Over the past decade, methamphetamines have gained popularity for their euphoric and energetic properties. It’s no surprise that meth addiction is also on the rise. Many people have only seen the damaging effects on popular TV shows. When it hits home, however, it has the potential to tear lives apart. Learn how Crest View Recovery Center in Asheville works to help individuals piece things back together with our meth addiction treatment center.

What Does Meth Addiction Look Like?

Methamphetamine, or meth, is a central nervous stimulant that users can smoke, snort or inject. Like any drug, it’s important to notice the warning signs of meth addiction before your loved one’s life spirals out of control.

If you believe your friend, spouse, or other family member is abusing meth, ask yourself these questions?

  • Do they always seem active, attentive, and talkative?
  • Do you notice any changes in appearance, included rapid weight loss, increased skin rashes, or decaying teeth?
  • Does the person complain about crawling skin?
  • Do they have irrational and often violent mood swings?

Answering “yes” to even a couple of those questions could be the sign of a significant problem that requires professional treatment at a rehabilitation center.

You’re Empowered to Help Your Loved One Change

Like other forms of drug addiction, meth addiction recovery isn’t going to happen overnight. Convincing your loved one to seek meth addiction treatment is the first step. However, taking your loved one into professional help may be easier said than done. In fact, if you’re too demanding or confrontational, it could push him or her deeper into the cycle of addiction. Instead of beating your loved one up, reinforce the fact that you’re there to provide support.

Once they decide to enter a meth addiction treatment center, it’s important to remain active as their support network. Moreover, your support can make all the difference in their confidence during recovery. Without this vital support, they’re more likely to lose focus on the challenge of sobriety.

Meth Withdrawal and Detox: The First Step to Recovery

Meth withdrawal is an uncomfortable process that starts immediately after a person stops taking methamphetamine, also known as crystal meth. It includes a predictable set of symptoms that wear off as the body gradually detoxifies.  

According to meth users, withdrawal causes severe emotional and physical symptoms. They agree that nothing is harder than coming down from a binge on meth. The depression, anxiety, and craving for meth can be extremely strong. If a withdrawal is not done in a safe and secure detox center, most addicts will return to the drug as soon as possible.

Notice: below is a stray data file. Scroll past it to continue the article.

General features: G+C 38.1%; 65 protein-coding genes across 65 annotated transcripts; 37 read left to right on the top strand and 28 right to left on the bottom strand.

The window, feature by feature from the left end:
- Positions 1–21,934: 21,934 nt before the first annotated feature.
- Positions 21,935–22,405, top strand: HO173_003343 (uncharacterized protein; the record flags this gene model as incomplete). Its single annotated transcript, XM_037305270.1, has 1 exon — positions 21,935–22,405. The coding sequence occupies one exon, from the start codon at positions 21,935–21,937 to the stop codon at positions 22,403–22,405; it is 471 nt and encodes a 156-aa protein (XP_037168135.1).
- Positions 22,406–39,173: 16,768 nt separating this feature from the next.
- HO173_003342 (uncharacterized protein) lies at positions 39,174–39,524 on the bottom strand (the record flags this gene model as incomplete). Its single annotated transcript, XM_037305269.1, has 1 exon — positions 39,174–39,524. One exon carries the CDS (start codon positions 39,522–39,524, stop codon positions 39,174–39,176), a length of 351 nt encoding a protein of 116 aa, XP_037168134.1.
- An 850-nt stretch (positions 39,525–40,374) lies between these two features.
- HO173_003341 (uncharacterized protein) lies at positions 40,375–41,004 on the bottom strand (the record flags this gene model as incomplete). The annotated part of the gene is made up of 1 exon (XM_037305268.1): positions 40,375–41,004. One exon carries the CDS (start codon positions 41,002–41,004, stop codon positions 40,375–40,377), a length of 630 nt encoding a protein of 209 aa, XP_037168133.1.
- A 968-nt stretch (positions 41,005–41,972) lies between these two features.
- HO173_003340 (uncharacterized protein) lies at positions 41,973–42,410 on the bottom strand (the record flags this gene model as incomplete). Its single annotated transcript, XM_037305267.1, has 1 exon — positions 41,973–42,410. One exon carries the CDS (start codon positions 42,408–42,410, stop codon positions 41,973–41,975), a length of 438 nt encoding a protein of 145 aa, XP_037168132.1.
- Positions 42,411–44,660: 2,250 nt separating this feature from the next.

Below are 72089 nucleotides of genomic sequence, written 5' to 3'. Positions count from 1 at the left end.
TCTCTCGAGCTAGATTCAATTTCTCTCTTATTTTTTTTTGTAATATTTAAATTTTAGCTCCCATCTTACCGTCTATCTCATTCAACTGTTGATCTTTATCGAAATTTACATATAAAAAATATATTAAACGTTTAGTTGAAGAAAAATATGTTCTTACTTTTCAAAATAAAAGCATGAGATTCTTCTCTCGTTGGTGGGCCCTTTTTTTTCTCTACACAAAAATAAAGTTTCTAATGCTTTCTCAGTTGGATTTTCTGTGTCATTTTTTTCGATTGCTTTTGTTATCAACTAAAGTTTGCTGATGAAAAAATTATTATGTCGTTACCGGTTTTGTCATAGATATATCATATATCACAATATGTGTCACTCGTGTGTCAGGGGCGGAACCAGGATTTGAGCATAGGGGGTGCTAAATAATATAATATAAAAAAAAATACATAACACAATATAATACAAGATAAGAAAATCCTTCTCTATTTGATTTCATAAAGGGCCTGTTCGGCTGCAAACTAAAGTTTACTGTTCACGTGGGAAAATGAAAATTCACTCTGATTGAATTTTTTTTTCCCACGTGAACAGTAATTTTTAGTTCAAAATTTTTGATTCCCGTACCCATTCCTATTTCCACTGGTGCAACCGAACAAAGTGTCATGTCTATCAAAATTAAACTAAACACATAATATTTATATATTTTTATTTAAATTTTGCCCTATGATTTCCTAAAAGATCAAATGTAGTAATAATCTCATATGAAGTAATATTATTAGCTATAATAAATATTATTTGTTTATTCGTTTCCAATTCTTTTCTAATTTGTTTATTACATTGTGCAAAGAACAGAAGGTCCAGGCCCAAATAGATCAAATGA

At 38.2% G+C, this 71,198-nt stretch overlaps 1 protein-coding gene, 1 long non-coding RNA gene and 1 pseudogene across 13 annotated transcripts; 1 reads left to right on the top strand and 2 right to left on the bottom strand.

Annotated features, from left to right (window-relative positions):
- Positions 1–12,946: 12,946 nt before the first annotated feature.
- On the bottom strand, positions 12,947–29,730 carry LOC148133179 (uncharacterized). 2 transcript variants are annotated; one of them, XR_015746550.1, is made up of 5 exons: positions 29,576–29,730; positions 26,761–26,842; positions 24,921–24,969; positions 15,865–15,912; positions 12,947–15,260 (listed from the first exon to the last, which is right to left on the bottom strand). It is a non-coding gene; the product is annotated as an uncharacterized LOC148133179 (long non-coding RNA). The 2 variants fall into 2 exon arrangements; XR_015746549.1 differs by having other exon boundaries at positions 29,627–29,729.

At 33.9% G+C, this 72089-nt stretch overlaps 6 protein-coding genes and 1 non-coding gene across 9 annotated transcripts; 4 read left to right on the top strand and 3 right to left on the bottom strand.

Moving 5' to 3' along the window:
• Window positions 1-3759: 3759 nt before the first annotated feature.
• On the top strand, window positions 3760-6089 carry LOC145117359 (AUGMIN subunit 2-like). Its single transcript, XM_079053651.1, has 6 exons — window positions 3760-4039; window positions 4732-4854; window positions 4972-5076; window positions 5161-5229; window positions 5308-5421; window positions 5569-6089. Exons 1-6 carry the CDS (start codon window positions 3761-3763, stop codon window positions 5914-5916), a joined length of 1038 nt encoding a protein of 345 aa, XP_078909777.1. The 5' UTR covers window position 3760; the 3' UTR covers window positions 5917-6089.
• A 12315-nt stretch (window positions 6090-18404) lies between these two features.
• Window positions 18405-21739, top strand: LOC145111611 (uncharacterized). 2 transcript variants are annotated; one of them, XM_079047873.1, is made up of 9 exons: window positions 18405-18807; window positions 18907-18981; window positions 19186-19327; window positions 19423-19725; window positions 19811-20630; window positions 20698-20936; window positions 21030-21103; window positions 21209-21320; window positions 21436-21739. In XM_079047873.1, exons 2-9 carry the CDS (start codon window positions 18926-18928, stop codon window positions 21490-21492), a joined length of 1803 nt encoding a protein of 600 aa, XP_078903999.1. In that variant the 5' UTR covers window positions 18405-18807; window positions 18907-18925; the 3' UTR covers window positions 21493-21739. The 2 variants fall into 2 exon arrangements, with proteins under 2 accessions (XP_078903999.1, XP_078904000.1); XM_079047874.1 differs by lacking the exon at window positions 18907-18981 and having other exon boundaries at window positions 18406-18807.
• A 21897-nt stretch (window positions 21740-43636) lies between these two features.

Meth withdrawal consists of two parts. Withdrawal is most intense during the first 24 hours after last using meth and becomes less intense over the following week. Often, there is a “subacute” phase that lasts another couple of weeks.

The second part is less intense and lasts for about another two or three weeks. Meth users can experience withdrawal symptoms for months. This is known as “post-acute withdrawal symptoms (PAWS).

Other factors play a part in the duration and intensity of meth withdrawal. They are:

  • The person’s mental health before and during meth use.
  • The person’s history of other drug use, including alcohol.
  • How long the person has been using meth.
  • How much meth the person has been using.
  • The quality of the meth being used.
  • How dependent on meth the person is.
  • The age of the person. Older people typically experience worse symptoms

Signs and Symptoms of Meth Withdrawal

Typical symptoms include:

  • Fatigue—People are likely to be very inactive, tired, and sleepy, especially during the first week of withdrawal. Fatigue usually peaks around the fifth day of withdrawal, and it is not unusual for the person to sleep an average of 11 hours a day.
  • Vivid dreams—It is normal for a person to have vivid dreams during this period. They will typically subside during the first week.
  • Increased appetite—People often lose their appetite while on meth. That changes during withdrawal. During this time, people will usually have a strong craving for carbohydrates– sugary or starchy food. This is common at the beginning of withdrawal and usually lasts into the second or third weeks.
  • Anxiety—People going through meth withdrawal commonly have anxiety disorders. Studies show that the rates of anxiety disorders among those who use meth are estimated to be as high as 30%.
  • Depression—Having a low, flat, or depressed mood is also normal while going through withdrawal. It will be gone by the end of the third week for most people. However, it may continue for several people.
  • Psychosis—This can be a symptom of meth withdrawal and is comprised primarily of hallucinations: seeing, hearing, and feeling things that aren’t there. Psychosis also involves delusions–ideas that seem true but in reality, are not.